Good Will to Migrants? A European Christmas Story

Dermot Hodson |

Illustration (copyright under CC): Refugee by Rosy / Bad Homburg / Germany via

Italian authorities’ response to two migrant shipwrecks a quarter-century apart reveals how much European immigration and asylum policies have hardened. Such policies could become more draconian still after next year’s European Parliament election, writes Dermot Hodson. 

Every year, the Austrian delegation of the European People’s Party, a centre-right political group, donates a Christmas tree to the European Parliament. Grown in Mariazell, in the picturesque forests of the Styrian Alps, this carbon-neutral silver fir is transported to Brussels by train and displayed in the European Union’s legislature as a symbol of hope and friendship.  

A spirit of solidarity was visible on the day after Christmas 1997, when a rusty ship from Turkey hit a sandbank near Badolato, a tiny town on Italy’s Ionian coast. Local boats rushed to rescue the Ararat’s 825 passengers, most of whom were Kurds fleeing violence in Northern Iraq and South-eastern Turkey.  

Gerardo Mannello, the mayor of Badolato, quickly found housing for twenty families and temporary accommodation for the other arrivals, while Interior Minister Giorgio Napolitano promised to look favourably on asylum claims from Kurds. Our ‘doors must be wide open’ to those facing persecution, insisted Italian President Oscar Luigi Scalfaro in his New Year address. 

The politics of European migration is unrecognisably different these days, as seen in February of this year when the Summer Love travelled from Turkey to Crotone, a port city ninety minutes north of Badolato. Nearly two hundred migrants, most of them from Afghanistan, Pakistan, Syria and Iran, had crammed onto the wooden schooner, which struck a rock near the Italian shoreline and broke apart. At least ninety-four people lost their lives in the freezing waters, thirty-five of them children, after the Italian coast guard failed to launch a rescue operation until it was too late.  

In the blame game that followed, Italy’s Deputy Prime Minister, Matteo Salvini, insisted that help would have come sooner if Frontex, the European Border and Coast Guard Agency, had declared the Summer Love to be in ‘life-threatening danger‘. But NGO’s accused Italian authorities of deliberately delaying search and rescue operations to deter migrants.  

Italian Prime Minister Giorgia Meloni expressed her ‘deep sorrow for the many lives cut short‘ by this tragedy. However, she failed to disown her earlier threat to ‘repatriate migrants‘ and then ‘sink the boats that rescued them‘ and instead called on the EU to help stop ‘illegal departures‘. The European Commission duly obliged by signing a memorandum of understanding with Tunisia to return migrants entering the North African republic to their countries of origin.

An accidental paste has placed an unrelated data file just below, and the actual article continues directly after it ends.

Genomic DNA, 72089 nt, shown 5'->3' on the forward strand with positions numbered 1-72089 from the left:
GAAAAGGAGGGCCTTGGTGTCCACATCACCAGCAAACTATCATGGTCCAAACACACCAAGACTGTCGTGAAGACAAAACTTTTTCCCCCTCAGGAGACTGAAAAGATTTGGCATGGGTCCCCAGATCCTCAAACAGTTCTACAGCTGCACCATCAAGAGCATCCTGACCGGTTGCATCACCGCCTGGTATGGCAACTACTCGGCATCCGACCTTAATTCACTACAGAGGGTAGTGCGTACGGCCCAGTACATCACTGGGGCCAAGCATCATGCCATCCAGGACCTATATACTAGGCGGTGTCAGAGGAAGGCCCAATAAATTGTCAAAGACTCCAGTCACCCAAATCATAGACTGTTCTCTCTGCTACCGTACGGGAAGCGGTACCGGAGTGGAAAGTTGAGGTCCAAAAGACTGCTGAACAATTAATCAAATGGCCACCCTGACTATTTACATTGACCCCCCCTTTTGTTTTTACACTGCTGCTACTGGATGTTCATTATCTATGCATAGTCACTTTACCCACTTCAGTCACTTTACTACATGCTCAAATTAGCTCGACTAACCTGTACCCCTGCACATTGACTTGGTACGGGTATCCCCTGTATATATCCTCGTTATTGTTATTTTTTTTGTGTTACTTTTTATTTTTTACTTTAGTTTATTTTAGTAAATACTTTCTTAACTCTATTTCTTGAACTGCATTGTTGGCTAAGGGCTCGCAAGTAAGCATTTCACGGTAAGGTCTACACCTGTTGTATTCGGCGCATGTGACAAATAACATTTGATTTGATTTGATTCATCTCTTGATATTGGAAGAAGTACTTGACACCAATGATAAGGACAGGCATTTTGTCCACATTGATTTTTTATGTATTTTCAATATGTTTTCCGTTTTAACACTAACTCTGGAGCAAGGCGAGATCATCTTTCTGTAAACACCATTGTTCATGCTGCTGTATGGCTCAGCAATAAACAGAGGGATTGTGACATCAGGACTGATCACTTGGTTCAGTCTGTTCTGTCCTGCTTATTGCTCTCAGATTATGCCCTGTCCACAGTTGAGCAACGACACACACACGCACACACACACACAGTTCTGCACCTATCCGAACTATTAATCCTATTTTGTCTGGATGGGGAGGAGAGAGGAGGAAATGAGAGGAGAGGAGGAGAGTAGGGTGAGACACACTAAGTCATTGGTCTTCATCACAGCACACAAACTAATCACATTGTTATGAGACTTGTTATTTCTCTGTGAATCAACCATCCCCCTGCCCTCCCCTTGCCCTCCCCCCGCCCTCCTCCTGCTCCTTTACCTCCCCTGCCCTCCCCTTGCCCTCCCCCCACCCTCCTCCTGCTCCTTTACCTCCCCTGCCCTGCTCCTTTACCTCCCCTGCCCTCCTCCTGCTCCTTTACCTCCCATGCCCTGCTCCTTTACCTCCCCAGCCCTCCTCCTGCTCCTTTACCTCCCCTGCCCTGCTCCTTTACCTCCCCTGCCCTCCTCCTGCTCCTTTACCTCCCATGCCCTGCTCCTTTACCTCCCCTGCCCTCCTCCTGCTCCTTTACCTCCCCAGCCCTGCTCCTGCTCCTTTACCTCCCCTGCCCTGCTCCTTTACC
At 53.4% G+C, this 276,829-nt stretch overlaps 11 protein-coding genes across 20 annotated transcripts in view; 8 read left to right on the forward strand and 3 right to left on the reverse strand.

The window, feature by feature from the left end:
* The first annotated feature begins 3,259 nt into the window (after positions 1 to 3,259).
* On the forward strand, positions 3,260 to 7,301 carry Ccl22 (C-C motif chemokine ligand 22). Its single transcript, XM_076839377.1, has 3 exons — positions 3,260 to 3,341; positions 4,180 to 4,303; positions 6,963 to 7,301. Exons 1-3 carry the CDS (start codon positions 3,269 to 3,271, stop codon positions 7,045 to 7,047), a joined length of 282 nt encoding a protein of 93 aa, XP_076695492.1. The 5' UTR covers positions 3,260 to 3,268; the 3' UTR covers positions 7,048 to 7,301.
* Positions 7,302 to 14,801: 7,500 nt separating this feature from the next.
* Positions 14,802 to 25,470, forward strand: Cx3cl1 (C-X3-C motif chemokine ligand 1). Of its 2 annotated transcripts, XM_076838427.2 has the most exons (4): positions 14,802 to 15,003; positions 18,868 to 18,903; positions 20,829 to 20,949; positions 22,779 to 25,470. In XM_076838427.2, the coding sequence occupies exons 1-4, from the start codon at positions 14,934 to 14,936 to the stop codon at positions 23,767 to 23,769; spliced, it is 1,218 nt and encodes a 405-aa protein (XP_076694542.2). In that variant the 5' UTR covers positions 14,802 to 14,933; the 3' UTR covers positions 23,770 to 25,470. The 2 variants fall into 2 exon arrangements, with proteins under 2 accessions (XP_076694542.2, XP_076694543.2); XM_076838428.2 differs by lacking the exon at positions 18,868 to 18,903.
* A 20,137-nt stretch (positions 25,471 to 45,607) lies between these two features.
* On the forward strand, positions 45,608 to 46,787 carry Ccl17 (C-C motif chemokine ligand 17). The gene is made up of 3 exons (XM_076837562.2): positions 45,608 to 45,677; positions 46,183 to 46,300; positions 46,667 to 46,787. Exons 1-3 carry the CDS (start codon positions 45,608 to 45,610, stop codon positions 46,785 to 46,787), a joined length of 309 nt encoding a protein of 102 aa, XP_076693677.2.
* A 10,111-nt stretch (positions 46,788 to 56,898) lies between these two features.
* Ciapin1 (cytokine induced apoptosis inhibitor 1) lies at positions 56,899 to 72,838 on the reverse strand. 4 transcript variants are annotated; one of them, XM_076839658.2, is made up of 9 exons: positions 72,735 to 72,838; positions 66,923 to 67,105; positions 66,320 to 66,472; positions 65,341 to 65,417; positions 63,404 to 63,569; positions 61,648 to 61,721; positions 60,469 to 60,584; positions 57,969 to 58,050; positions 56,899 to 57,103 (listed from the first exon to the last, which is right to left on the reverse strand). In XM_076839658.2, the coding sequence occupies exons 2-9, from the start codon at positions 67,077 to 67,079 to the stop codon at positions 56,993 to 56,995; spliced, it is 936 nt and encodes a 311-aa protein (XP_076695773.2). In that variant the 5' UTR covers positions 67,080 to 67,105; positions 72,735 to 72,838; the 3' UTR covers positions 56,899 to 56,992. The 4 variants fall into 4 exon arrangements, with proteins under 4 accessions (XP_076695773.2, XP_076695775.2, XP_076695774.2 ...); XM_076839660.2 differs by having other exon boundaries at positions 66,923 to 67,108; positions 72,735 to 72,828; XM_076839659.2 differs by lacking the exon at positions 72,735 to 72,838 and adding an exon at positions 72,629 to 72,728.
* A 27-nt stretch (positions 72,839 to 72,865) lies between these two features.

This migration pact was a major win for Meloni, who had travelled to Tunis with European Commission President Ursula von der Leyen for last minute talks with President Kais Saied. The deal proved more costly for von der Leyen, who faced intense criticism for promising €100 million in EU funding for Tunisian border officials accused of ‘serious abuses against Black African migrants, refugees, and asylum seekers‘. 

On a recent visit to Lampedusa, an Italian island which has recorded more than 100,000 migrant arrivals this year, von der Leyen explained her thinking. Irregular migration was, she told journalists, ‘a European challenge that requires a European answer and solution‘.  

The Commission chief was right that European countries have stood together in the face of acute migration challenges. When 1.5 million people claimed asylum in the EU in 2015, Europe’s Schengen’s passport free zone was said to be on the  brink of collapse, but the storm passed and a return to permanent border checks between EU members was avoided. 

After Russia invaded Ukraine in February 2022, the EU quickly activated its Temporary Protection Directive, giving Ukrainians immediate refuge for up to two years, including access to accommodation, health care, education and other essential social services. To date, more than four million Ukrainians have availed of such protection. 

Ursula von der Leyen’s strategy of keeping Giorgia Meloni close and praying for ‘unity‘ was dealt a heavy blow by the Italian Prime Minister’s surprise announcement in November that migrants rescued at sea would be brought to Albania to have their asylum claims assessed. The European Commission was given ‘practically zero notice‘ of this deal, which critics fear will make it easier for Italy to return migrants to places of danger, in violation of international law.  

Despite such controversy, Austria, Denmark and Germany are all considering processing asylum claims in third countries. That the British government might set aside human rights law to salvage its plans to send asylum seekers to Rwanda shows the dangerous direction in which European migration policy is headed. 

Christmas should be a time for cheer and good will to all. Those who gather round the European Parliament’s festive silver fir to sing carols and sip mulled wine this year should remember the story of the Ararat and what it tells us about the importance of solidarity towards migrants facing persecution.

Next year’s European Parliament election could see the European People’s Party form an alliance for the first time with the European Conservatives and Reformists, a group which counts Giorgia Meloni’s Brothers of Italy as members as well as anti-migrant parties from across the European Union. If this alliance succeeds, Europe’s doors will no longer be open but slammed firmly shut.

Dermot Hodson is a professor at Loughborough University London and author of Circle of Stars: A History of the EU and the People Who Made It, which is published by Yale University Press.